ArmInfo. Co-Chair of the Armenia- Israel International Public Forum, political scientist, Dr. Alexander Tzinker, in an interview with ArmInfo, shares his own vision of the reasons for the latest Turkish invasion of Syria. He forecasts the possible consequences of such actions for Turkey and for its leader Erdogan, lists possible directions for the development of Armenian-Israeli relations with the opening of the Armenian Embassy in Tel Aviv, comments on the role and reaction of Iran to these processes.
- Mr. Tzinker, '' Peace Spring'' became the third Turkish invasion after the ''Olive Branch" and the ''Euphrates Shield''. What is the reason for this consistent desire of Recep Erdogan to invade Syria?
Over the recent few years, the whole world has felt Erdogan's desire to turn Turkey into a regional leader, at least in the Greater Middle East. Naturally, if he wants to recreate the former Ottoman Empire, then Erdogan sees himself almost as the sultan of the "recoverd" Turkey. In my opinion, a lot of problems for Turkey arise precisely because of this desire. It is as a result of Erdogan's similar appetites that Turkey has problems with all its neighbors today. From the very beginning Erdogan has repeatedly tried to take part in the Syrian conflict. And today, the conflict has subsided, Syria has maintained integrity, the regime of Bashar al-Assad has survived as a result of unexpectedly successful actions of Russia, the Free Syrian Army controls less and less territories, and the United States supports the Syrian Kurds. It is clear that Ankara's plans did not include such a situation in Syria. The Turks initially had two goals: to grab, to get their piece from the collapse of this country, and to solve the Kurdish problem. By the way, Israel, in the person of Prime Minister Netanyahu, has already expressed readiness to render all possible assistance to the Syrian Kurds. All EU countries expressed resentment of the Turkish invasion of Syria. In response, Erdogan immediately threatened to open a route to Europe for refugees from Syria who found shelter in Turkey. But all these are just external games. Meanwhile, within Turkey, Erdogan also has problems. His party twice lost the local elections in Istanbul, and the departure from the AKP of Ahmed Davutoglu, at least, speaks of Erdogan's internal party problems. The best way to solve internal problems, as before, are victories in short-term small or large wars, over an enemy that is well known in Turkey. All this raises the rating. The reason why Erdogan's call for peace occurred right now is also on the surface. A little longer and there would be no territories at all under the control of the Free Syrian Army and, as a result, Ankara would have no pretexts for an invasion of Syria. But the Kurdish problem in this case remained in place. Considering Erdogan's problems with the EU, NATO and Trump, one gets the feeling that the invasion of Syria is nothing but cornered Erdogan's panic reaction to all these developments.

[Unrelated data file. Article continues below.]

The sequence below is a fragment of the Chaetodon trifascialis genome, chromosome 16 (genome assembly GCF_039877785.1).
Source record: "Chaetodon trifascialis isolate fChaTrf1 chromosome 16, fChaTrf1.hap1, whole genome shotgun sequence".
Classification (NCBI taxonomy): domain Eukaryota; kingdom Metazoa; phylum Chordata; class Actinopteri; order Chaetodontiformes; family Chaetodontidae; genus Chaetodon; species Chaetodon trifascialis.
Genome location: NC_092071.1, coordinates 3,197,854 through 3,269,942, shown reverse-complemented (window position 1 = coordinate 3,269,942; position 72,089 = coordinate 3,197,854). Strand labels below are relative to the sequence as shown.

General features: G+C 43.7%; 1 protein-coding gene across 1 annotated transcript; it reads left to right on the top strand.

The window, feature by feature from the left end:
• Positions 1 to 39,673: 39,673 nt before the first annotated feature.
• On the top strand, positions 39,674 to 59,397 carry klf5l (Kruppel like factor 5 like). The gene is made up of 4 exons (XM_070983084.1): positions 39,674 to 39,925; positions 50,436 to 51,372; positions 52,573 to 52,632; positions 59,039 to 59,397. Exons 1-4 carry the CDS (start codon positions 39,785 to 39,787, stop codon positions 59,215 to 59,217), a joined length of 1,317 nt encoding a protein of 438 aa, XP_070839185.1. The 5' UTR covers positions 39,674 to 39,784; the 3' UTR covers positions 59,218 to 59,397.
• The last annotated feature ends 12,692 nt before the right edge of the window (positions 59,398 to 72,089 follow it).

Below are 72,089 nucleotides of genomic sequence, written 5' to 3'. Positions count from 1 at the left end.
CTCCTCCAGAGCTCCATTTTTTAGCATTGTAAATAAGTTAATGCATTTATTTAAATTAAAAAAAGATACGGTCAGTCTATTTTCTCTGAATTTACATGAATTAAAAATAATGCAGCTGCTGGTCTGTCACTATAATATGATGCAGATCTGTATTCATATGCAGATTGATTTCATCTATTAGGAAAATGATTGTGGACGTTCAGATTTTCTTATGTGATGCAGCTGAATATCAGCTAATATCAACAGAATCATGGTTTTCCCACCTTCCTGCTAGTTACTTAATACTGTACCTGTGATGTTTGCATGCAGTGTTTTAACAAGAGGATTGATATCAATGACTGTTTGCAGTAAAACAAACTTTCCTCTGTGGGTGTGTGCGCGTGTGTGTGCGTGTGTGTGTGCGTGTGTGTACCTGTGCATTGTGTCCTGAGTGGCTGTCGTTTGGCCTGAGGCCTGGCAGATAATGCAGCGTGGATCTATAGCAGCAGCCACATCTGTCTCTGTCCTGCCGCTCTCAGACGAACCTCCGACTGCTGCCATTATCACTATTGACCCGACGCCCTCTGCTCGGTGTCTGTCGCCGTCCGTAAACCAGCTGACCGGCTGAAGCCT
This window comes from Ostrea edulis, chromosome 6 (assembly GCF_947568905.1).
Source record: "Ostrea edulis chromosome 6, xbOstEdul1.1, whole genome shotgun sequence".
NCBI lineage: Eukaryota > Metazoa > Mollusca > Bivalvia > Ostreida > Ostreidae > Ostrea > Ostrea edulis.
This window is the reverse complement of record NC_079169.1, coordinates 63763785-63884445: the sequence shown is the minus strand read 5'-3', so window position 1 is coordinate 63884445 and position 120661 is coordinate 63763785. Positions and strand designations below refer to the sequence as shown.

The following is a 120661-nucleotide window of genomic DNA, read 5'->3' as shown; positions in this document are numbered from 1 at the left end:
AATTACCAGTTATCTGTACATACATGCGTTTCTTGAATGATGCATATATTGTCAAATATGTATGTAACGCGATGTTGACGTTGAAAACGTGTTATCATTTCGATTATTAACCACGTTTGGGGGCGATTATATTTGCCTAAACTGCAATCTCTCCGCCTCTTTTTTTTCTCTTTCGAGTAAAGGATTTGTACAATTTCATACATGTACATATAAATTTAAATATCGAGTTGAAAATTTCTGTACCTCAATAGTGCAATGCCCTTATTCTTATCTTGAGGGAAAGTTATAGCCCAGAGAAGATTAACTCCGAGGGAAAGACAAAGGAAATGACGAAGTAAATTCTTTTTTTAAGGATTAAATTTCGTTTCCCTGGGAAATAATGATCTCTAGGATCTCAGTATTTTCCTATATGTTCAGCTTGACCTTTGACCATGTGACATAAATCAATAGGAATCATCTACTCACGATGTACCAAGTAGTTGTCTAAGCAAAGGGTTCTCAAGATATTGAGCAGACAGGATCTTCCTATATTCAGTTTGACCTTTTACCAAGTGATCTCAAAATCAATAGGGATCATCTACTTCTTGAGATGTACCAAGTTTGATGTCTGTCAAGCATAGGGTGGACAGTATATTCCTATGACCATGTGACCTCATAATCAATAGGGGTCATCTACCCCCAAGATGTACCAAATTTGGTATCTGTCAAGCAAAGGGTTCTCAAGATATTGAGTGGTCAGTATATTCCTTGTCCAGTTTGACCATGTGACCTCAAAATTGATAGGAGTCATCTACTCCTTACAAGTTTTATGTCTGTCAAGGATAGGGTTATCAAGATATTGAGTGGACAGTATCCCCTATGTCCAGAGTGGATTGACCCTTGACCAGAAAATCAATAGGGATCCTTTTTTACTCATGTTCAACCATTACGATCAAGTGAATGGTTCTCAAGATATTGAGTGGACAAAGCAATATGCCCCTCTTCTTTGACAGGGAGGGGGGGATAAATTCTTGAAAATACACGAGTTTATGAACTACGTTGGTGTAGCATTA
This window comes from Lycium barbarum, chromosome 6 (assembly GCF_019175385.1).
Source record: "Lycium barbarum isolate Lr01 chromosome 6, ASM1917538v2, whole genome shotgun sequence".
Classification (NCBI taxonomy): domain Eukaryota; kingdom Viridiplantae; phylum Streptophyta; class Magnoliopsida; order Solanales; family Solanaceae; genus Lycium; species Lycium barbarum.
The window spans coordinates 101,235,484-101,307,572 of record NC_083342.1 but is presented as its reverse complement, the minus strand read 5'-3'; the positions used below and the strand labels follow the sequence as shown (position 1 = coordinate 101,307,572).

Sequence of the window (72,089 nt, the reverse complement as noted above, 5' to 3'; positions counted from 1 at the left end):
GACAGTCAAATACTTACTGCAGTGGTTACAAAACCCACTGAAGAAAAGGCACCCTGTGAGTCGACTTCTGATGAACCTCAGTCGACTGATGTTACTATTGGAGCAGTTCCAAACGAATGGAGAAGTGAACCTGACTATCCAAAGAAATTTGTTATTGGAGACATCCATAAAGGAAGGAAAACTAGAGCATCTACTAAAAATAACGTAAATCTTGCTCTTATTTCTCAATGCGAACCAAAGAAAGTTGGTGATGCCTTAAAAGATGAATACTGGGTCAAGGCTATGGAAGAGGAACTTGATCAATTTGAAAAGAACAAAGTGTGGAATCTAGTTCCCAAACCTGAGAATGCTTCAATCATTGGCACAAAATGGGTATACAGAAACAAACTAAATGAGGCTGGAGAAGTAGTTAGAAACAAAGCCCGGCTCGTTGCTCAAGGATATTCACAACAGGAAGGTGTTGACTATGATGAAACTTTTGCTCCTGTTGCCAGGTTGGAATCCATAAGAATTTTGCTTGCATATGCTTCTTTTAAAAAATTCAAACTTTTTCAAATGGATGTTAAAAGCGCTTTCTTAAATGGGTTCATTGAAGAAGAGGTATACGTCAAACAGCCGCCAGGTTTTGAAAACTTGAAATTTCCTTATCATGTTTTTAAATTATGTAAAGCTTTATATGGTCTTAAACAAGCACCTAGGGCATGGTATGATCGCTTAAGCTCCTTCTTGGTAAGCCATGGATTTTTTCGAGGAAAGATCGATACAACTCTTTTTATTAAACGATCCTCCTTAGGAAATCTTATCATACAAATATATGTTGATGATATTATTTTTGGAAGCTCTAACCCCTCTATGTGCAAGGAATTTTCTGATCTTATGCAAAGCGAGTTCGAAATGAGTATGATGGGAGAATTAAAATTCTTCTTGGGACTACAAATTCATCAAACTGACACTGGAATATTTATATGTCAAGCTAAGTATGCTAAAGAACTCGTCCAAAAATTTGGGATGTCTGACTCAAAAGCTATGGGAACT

- Will Erdogan be able to solve at least the task to form a buffer zone between Turkey and Syria?
It seems to me that in the issue of control over the buffer zone there is a clash of interests between the United States and Turkey. And, given the complete unpredictability of Donald Trump, it is completely incomprehensible whether the United States will defend these interests. In this light, I find it difficult to forecast whether the US or Turkey will control the buffer zone. But I have no doubt that it will be created.
Today, the political relations between Turkey and Israel are really quite cold. And any statement by Erdogan in support of the Palestinian militants and unjustified attacks against the Israeli leadership make these relations even colder. Any patience comes to an end, it seems very likely that the patience of the Israeli leadership has reached its limit, and it has begun to take quite radical measures against Turkey. Among them, I would especially single out the decision of the Government of Israel, adopted a few days ago, to completely cease any activity of Turkey in Israel, which goes beyond the normal work of the embassy.
- The Armenian Foreign Ministry, at last, announced deadline, however rather approximate ones, for opening the Armenian embassy in Tel Aviv. Do you expect the opening of the Israeli embassy in Yerevan?